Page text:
The deregulated power grid in Texas means no one company owns power plants, transmission lines, and distribution networks, and about 60% of Texas customers choose between dozens of power retailers on an open market.1Cameron, D., Albracht, E., Douglas, E., & Ferman, M. (2021, February 25). How Texas’ power grid works. The Texas Tribune. How does the Texas power grid actually work?
Texas Power Grid
Electricity generators (e.g., NRG) produce power, while retail electric providers (e.g., Griddy) sell power to residents and businesses. Power is transported by transmission companies (e.g., Oncor) who are compensated through a fee on customer’s bills from their electric provider.2Cameron, D., Albracht, E., Douglas, E., & Ferman, M. (2021, February 25). How Texas’ power grid works. The Texas Tribune.
The Electric Reliability Council of Texas (ERCOT) manages the price of power and also balances supply and demand in the grid. Because electricity cannot generally be stored, supply and demand have to balance and electricity supplies have to match demands during the hottest hours of the year in Texas. ERCOT is regulated by the state government. ERCOT and electric utilities answer to the state Public Utility Commission. The state governor appoints the commission’s board. The Texas Legislature can write laws to regulate any part of the system.3Cameron, D., Albracht, E., Douglas, E., & Ferman, M. (2021, February 25). How Texas’ power grid works. The Texas Tribune.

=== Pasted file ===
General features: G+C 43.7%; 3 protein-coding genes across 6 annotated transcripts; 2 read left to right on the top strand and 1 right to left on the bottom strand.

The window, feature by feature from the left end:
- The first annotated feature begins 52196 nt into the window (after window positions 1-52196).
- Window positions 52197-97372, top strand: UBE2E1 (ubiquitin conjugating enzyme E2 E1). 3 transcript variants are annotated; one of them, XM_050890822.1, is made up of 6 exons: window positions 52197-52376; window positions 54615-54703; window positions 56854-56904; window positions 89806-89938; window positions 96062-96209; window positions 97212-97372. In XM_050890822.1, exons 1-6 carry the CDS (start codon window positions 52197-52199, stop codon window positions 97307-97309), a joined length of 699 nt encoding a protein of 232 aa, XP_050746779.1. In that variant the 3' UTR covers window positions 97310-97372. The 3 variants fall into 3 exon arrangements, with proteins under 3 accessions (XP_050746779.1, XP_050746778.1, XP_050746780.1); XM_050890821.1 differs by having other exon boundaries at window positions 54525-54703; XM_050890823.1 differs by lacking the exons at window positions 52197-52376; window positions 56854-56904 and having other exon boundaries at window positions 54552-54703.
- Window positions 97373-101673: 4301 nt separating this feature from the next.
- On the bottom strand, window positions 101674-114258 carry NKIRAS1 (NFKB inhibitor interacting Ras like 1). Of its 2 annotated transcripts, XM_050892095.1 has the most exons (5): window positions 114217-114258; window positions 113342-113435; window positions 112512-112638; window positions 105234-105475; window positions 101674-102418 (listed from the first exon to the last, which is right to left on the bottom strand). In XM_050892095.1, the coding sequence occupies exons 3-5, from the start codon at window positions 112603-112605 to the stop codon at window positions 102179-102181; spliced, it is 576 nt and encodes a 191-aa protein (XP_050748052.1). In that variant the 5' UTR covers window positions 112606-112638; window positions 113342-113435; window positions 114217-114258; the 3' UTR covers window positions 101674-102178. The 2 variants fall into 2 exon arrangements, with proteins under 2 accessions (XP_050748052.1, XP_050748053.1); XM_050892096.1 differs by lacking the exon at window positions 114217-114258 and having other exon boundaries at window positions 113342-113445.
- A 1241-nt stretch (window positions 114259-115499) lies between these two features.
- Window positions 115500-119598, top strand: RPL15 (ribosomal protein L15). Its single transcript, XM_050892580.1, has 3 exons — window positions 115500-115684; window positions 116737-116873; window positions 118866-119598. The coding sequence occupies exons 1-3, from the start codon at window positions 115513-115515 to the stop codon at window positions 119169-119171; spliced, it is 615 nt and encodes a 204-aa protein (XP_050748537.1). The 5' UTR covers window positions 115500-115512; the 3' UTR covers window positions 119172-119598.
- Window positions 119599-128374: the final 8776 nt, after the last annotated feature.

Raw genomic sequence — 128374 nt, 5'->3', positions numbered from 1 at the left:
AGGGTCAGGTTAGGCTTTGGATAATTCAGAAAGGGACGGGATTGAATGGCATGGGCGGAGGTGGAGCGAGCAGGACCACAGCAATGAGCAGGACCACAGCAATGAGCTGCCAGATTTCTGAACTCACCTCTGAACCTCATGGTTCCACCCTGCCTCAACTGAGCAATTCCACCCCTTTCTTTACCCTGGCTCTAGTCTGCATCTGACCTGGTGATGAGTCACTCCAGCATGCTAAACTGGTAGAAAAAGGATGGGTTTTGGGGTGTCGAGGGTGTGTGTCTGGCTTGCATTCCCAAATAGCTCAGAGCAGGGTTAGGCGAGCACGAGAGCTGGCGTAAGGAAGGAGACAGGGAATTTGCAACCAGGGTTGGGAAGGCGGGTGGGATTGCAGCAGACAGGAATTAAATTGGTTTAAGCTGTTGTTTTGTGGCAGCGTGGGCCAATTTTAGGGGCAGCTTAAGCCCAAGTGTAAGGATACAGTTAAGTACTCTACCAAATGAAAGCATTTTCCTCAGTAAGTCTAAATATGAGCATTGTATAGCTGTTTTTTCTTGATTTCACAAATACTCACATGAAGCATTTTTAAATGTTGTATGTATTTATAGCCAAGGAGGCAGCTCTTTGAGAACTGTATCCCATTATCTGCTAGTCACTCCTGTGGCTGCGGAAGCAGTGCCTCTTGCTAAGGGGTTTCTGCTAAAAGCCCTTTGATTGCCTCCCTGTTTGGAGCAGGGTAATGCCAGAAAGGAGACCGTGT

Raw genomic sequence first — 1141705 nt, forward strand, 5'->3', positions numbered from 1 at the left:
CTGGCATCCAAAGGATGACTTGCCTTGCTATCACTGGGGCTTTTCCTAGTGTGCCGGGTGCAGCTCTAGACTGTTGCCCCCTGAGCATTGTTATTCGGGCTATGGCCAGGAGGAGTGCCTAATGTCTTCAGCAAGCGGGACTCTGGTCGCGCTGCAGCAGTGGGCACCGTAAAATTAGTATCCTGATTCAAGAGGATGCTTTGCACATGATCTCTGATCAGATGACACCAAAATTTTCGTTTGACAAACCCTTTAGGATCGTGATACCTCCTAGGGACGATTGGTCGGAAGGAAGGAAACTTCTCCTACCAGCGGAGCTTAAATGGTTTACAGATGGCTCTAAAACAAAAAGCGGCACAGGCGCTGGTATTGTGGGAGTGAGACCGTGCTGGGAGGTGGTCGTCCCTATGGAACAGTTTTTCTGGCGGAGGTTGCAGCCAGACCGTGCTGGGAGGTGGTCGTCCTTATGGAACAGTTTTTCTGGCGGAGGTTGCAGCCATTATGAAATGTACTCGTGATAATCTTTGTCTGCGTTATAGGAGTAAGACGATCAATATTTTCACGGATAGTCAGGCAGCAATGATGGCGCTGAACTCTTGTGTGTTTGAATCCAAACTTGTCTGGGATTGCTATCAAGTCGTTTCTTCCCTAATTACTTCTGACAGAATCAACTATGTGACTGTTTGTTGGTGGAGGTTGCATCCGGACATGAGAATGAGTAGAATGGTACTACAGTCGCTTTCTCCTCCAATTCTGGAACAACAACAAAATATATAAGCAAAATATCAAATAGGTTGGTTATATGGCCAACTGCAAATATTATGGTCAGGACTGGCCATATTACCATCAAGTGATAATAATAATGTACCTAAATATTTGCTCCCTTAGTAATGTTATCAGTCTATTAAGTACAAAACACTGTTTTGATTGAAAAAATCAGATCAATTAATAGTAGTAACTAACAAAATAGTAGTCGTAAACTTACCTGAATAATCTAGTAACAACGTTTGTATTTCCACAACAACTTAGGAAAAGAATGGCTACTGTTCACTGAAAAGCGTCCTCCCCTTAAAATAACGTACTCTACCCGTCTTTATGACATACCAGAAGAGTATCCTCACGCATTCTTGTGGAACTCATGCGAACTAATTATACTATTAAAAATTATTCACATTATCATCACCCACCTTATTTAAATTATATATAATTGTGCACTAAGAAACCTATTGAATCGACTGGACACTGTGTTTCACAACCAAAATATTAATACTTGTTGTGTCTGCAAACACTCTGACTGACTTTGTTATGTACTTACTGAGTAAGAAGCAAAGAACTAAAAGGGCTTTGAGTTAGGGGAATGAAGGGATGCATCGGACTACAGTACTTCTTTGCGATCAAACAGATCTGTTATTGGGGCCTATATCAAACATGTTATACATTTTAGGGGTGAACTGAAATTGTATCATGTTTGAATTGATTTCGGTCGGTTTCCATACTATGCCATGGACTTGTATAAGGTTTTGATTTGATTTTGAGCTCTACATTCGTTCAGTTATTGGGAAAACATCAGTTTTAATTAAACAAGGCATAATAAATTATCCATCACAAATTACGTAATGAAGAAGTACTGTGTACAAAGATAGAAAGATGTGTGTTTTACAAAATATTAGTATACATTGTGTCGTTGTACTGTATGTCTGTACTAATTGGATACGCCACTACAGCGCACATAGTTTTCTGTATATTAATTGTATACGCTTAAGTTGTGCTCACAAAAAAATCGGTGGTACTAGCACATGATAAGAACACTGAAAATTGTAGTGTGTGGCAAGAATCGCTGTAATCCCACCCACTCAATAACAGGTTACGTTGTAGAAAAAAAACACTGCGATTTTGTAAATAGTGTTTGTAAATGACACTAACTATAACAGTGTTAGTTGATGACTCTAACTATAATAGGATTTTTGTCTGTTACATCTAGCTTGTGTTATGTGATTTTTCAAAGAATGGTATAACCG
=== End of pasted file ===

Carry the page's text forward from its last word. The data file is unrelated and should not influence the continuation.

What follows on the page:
Design Challenge Part 2
Using the information from previous topics in this course as well as the answers you found in Part 1 of the Design Challenge, you now have the opportunity to design your own energy mix for powering the Texas power grid.
Considerations for Selecting your Fuel Mix
- Length of time to build out a specific type of power plant
- Cost per MWh of electricity for specific fuel types
- Base load considerations—don’t leave the state without electricity at night
- Primary energy sources that are abundant / produced in Texas
- Public acceptance of using particular energy sources or building specific types of power plants
- Emission statistics for different fuel types
To begin, click on the button below and walk through the activity sheet to complete Part 2 of the Design Challenge. Afterwards, consider the reflection questions below. There are no right or wrong answers. The questions are intended to help you reflect on the assignment and promote discussion with others.
Tables G and H Reflection Questions
- Why did you select the particular fuel mix you did? (refer to Considerations for Selecting your Fuel Mix listed above)
- Is the mix of energy sources you chose here to power our state annually (481,844,256 MWh) more or less water intensive than the recent data you were provided (refer to Tables A and B from Part 1 of the Design Challenge)? How does it compare to the scenario (based on market demand drivers) given to you in Tables C and D from Part 1 of the Design Challenge?
- Now that you have completed both parts of the Design Challenge, would you change anything in your fuel mix scenario? Why?